In this paper we describe a technique for choosing multiple colours for use during data visualization. Our goal is a systematic method for maximizing the total number of colours available for use, while still allowing an observer to rapidly and accurately search a display for any one of the given colours. Previous research suggests that we need to consider three separate effects during colour selection: colour distance, linear separation, and colour category. We describe a simple method for measuring and controlling all of these effects. Our method was tested by performing a set of target identification studies; we analysed the ability of thirty-eight observers to find a colour target in displays that contained differently coloured background elements. Results showed that our method can be used to select a group of colours that will provide good differentiation between data elements during visualization.

TR-96-11 Experimental Design: Input Device Protocols and Collaborative Learning, June 1996 Joanna McGrenere, Kori Inkpen, Kellogg Booth and Maria Klawe, 49 pages

This document outlines an experimental design for a study that investigates peer collaboration in a computer supported learning environment. Sections of this document have been adapted from a CPSC 533b term report by McGrenere et al. (1995) which outlined a similar experimental desgin. In the proposed study we examine different ways of supporting peer colloration which, for the purposes of this study, refers to two students working on a single comptuer playing an electronic game. The standard computer is configured with only one mouse and therefore when two students share a computer they need to share the mouse as well. We want to investigate the impact of adding second mouse to the configuration such that each child would have their own mouse.

TR-96-12 Design: Educational Multi-Player Games A Literature Review, June 1996 Joanna McGrenere, 92 pages

Over the past two decades electronic games have become ingrained in our culture Children's fixation with these games initially alarmed parents and educators, but educational researchers soon questioned whether the motivation to play could be tapped and harnessed for educational purposes. A number of educational electronic games have been developed and their success has been mixed. The great majority of these games are designed for singler players; it there is more than one player, the players are usually required to take turns playing. Althought learning within a cooperative group setting has been found to be extremely effective, designing educational games to support multiple players working together has received little atention. using a multi-player game format could provide the motivation that children need to learn and at the same time enhance both the achievement and the social interactions of the children. In order to design multiplayer educational games we must understand what motivates children to play electronic games, how to incoporate educational content into electronic games, and how to develop appropriate multi-person educational tasks. An understanding of design issues for multi-user software is also required.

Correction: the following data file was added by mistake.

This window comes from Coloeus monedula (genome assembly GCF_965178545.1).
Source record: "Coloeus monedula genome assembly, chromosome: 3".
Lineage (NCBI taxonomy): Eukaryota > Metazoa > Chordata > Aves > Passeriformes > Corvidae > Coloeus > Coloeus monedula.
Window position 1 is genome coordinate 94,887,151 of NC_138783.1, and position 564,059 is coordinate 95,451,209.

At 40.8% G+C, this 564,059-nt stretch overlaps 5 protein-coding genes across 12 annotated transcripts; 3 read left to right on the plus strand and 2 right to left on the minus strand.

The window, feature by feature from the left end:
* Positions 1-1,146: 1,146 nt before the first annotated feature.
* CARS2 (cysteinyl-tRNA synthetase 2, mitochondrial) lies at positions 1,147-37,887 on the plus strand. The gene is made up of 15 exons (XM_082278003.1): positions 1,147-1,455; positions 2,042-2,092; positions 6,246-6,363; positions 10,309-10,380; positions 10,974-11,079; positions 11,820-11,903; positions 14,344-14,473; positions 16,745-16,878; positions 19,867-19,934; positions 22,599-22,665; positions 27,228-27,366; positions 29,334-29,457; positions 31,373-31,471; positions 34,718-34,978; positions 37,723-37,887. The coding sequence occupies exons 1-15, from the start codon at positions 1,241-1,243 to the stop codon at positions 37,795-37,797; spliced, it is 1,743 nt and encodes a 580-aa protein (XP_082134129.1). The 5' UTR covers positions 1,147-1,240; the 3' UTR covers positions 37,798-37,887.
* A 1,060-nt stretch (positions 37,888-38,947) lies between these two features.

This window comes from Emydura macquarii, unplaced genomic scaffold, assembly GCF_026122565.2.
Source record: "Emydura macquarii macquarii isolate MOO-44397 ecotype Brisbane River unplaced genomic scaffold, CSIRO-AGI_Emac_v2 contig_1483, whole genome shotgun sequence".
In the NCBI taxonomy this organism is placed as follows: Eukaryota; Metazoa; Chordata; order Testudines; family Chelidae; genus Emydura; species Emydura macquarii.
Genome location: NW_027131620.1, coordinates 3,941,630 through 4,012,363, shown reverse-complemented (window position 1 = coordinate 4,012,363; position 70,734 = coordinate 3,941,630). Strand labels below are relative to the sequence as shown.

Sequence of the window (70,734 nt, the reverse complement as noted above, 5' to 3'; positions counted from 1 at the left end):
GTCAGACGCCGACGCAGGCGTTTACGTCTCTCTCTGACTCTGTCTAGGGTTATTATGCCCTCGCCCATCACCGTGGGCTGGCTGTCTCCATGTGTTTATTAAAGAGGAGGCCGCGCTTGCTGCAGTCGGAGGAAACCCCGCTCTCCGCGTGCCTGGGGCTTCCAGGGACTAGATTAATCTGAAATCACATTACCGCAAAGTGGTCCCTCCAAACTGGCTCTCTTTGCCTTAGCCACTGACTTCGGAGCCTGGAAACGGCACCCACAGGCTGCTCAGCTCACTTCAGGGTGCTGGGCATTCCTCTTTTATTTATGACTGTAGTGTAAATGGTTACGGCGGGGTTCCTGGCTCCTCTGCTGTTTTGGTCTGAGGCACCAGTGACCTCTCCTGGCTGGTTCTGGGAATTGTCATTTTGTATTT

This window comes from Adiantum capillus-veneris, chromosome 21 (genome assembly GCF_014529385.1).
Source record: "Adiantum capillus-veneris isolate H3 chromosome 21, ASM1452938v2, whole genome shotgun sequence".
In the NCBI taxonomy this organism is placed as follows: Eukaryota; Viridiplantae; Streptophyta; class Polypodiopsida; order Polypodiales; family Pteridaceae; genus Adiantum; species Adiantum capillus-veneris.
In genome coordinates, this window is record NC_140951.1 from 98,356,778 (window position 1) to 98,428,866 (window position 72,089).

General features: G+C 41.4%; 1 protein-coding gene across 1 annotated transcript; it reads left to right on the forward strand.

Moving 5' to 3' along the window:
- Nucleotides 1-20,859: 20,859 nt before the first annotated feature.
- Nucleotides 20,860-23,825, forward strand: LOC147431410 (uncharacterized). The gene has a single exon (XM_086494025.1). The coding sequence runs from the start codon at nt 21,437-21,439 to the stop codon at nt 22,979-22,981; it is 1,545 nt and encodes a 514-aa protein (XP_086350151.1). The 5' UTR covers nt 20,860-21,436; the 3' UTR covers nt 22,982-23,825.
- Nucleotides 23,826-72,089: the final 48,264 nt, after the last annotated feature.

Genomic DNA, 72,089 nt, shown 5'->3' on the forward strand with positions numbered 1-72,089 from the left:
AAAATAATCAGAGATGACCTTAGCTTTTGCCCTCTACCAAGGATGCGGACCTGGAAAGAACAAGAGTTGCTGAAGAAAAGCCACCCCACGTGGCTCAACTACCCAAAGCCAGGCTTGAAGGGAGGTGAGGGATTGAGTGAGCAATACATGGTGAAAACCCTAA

This essay is a literature review that addresses the issues involved in the design of educational electronic multi-player games. The relevant bodies of literature include human-computer interaction, electronic games, educational electronic games, electronic multi-player games. Two of the most relevant areas of the human-computer interaction literature are Computer-Supported Cooperative Work (CSCW) and Computer-Supported Collaborative Learning (CSCL). All of the bodies of literature are discussed with respect to educational electronic multiplayer games, areas where further research is required are noted, and gegneral design guidelines for educational eelectronic multi-player games are offered.

TR-96-13 Shared 3D Workspaces, July 31, 1996 Joanne McGrenere and Kellogg S. Booth, 24 pages

The literature on Computer Supported Collaborative Work (CSCW) includes considerable research on 2D shared spaces and metaphors. Much less exists concerning 3D shared spaces and metaphors. This report defines terminology relevant to shared 3D workspaces, summarizes a number of areas within the literature on 2D and 3D interaction and collaboration, and identifies pertinent issues for further research. Among the issues identified are: - Can a 2D shared space metaphor be extended to 3D? - How is interaction different in 3D than in 2D? - Can metaphors for single-user 3D interaction be extended to shared 3D interaction?

TR-96-15 Algorithmic Aspects of Constrained Unit Disk Graphs, September 1996 Heinz Breu, 369 pages

Computational problems on graphs often arise in two- or three- dimensional geometric contexts. Such problems include assigning channels to radio transmitters (graph colouring), physically routing traces on a printed circuit board (graph drawing), and modelling molecules. It is reasonable to expect that natural graph problems have more efficient solutions when restricted to such geometric graphs. Unfortunately, many familiar NP-complete problems remain NP-complete on geometric graphs.